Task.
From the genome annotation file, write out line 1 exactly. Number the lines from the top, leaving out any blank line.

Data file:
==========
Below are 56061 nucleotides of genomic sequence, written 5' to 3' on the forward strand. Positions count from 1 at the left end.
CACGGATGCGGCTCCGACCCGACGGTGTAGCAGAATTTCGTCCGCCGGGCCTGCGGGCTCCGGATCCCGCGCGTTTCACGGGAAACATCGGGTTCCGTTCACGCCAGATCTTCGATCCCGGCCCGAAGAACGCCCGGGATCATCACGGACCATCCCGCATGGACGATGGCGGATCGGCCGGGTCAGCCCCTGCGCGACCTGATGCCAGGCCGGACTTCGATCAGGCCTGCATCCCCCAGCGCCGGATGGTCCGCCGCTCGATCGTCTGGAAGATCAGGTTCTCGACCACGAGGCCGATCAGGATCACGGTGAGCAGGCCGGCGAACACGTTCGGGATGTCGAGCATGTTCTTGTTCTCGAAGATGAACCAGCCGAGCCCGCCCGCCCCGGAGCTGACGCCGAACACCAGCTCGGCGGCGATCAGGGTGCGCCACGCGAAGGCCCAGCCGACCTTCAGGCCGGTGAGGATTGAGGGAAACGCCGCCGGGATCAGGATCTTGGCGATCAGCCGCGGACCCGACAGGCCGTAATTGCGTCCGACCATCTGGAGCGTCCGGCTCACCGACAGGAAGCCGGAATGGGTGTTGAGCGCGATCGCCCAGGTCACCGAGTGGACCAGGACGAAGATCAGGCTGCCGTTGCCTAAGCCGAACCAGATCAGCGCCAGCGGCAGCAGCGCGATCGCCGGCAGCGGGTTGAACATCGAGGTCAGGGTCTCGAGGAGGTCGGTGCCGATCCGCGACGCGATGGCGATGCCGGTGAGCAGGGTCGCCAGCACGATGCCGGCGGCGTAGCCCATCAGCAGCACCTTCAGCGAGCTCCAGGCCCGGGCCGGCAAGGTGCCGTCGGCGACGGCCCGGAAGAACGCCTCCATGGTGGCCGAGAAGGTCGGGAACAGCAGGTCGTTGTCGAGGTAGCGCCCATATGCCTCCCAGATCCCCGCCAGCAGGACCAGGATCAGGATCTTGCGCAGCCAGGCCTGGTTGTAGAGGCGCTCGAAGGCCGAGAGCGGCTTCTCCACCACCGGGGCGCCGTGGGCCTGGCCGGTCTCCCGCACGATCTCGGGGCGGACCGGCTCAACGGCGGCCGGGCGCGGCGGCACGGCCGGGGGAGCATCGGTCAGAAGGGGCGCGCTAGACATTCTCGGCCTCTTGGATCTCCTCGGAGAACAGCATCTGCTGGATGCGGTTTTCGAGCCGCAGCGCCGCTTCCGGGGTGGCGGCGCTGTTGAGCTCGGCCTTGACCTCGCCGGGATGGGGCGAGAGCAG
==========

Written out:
Below are 56061 nucleotides of genomic sequence, written 5' to 3' on the forward strand. Positions count from 1 at the left end.